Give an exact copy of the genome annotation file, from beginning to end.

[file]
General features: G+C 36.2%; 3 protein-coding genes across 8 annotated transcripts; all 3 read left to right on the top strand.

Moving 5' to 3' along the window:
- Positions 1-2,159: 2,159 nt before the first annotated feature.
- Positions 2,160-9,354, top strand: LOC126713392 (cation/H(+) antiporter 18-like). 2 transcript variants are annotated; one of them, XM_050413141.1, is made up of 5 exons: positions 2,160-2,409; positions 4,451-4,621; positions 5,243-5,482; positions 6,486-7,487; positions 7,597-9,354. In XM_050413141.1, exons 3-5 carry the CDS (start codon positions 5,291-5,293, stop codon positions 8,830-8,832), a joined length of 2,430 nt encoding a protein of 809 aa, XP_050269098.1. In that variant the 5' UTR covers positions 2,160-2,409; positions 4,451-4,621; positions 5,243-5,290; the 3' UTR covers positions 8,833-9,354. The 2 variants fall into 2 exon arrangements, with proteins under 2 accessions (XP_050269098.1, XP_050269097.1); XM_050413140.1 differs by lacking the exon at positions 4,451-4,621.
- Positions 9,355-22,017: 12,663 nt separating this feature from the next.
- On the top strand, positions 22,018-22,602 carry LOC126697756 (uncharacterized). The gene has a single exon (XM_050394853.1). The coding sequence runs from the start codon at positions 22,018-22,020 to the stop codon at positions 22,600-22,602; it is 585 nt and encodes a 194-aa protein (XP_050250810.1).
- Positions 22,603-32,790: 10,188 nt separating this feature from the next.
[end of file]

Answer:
General features: G+C 36.2%; 3 protein-coding genes across 8 annotated transcripts; all 3 read left to right on the top strand.

Moving 5' to 3' along the window:
- Positions 1-2,159: 2,159 nt before the first annotated feature.
- Positions 2,160-9,354, top strand: LOC126713392 (cation/H(+) antiporter 18-like). 2 transcript variants are annotated; one of them, XM_050413141.1, is made up of 5 exons: positions 2,160-2,409; positions 4,451-4,621; positions 5,243-5,482; positions 6,486-7,487; positions 7,597-9,354. In XM_050413141.1, exons 3-5 carry the CDS (start codon positions 5,291-5,293, stop codon positions 8,830-8,832), a joined length of 2,430 nt encoding a protein of 809 aa, XP_050269098.1. In that variant the 5' UTR covers positions 2,160-2,409; positions 4,451-4,621; positions 5,243-5,290; the 3' UTR covers positions 8,833-9,354. The 2 variants fall into 2 exon arrangements, with proteins under 2 accessions (XP_050269098.1, XP_050269097.1); XM_050413140.1 differs by lacking the exon at positions 4,451-4,621.
- Positions 9,355-22,017: 12,663 nt separating this feature from the next.
- On the top strand, positions 22,018-22,602 carry LOC126697756 (uncharacterized). The gene has a single exon (XM_050394853.1). The coding sequence runs from the start codon at positions 22,018-22,020 to the stop codon at positions 22,600-22,602; it is 585 nt and encodes a 194-aa protein (XP_050250810.1).
- Positions 22,603-32,790: 10,188 nt separating this feature from the next.